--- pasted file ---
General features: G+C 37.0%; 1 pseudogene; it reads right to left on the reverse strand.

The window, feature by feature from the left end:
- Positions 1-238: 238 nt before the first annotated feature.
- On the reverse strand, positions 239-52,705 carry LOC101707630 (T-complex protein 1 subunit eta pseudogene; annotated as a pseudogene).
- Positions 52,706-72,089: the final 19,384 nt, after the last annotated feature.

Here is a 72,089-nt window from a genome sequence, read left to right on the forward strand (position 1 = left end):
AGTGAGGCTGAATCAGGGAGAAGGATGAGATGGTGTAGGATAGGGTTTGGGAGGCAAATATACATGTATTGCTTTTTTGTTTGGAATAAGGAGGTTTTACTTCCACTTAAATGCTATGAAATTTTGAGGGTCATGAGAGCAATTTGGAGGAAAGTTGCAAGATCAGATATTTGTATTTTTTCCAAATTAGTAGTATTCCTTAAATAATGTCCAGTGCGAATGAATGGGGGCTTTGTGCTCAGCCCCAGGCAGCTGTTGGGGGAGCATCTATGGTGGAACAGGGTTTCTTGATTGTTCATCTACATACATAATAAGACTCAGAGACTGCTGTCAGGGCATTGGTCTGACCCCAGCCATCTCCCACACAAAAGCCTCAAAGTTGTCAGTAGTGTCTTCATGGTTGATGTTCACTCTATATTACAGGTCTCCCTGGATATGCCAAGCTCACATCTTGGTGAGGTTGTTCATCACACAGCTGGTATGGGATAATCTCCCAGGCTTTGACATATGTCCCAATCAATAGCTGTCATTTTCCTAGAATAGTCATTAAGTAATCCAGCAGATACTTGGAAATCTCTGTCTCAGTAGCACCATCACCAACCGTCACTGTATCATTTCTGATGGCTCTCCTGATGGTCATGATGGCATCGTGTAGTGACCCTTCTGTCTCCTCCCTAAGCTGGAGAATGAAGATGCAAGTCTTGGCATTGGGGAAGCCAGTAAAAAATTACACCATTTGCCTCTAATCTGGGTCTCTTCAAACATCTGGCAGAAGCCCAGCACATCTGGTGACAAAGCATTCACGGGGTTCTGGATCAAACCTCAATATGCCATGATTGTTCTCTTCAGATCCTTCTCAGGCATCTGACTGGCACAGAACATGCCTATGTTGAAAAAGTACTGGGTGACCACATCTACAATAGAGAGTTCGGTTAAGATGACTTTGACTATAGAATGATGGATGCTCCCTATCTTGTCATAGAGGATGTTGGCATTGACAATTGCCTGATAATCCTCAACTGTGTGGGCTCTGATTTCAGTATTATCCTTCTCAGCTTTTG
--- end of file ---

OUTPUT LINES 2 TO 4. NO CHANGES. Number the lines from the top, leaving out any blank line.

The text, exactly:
The window, feature by feature from the left end:
- Positions 1-238: 238 nt before the first annotated feature.
- On the reverse strand, positions 239-52,705 carry LOC101707630 (T-complex protein 1 subunit eta pseudogene; annotated as a pseudogene).